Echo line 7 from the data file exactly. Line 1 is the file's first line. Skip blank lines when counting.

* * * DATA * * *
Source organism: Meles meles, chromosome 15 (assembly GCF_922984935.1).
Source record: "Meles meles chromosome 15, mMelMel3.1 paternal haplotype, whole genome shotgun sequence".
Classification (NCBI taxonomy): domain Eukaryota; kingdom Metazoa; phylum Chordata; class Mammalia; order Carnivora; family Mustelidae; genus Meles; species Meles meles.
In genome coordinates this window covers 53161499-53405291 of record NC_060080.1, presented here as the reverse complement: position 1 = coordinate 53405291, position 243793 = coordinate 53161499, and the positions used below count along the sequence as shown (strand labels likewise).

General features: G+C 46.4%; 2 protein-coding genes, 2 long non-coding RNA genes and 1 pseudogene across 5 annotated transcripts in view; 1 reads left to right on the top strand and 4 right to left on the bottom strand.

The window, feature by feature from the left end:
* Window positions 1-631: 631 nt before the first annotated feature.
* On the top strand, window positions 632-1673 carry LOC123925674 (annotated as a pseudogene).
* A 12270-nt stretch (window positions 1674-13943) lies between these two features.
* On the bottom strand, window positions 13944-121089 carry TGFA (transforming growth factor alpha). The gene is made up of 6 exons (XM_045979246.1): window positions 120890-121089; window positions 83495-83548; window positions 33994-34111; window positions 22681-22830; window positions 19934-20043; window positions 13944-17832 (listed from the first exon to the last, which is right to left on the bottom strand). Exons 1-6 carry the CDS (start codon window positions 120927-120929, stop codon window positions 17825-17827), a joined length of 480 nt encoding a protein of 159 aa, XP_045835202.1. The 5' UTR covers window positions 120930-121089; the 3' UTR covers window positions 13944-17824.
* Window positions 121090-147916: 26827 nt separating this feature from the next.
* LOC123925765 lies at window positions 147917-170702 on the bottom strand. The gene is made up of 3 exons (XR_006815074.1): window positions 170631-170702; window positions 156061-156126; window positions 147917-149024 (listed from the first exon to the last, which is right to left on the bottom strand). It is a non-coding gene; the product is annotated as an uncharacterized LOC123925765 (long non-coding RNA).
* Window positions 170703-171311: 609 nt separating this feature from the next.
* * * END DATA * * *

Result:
* Window positions 1-631: 631 nt before the first annotated feature.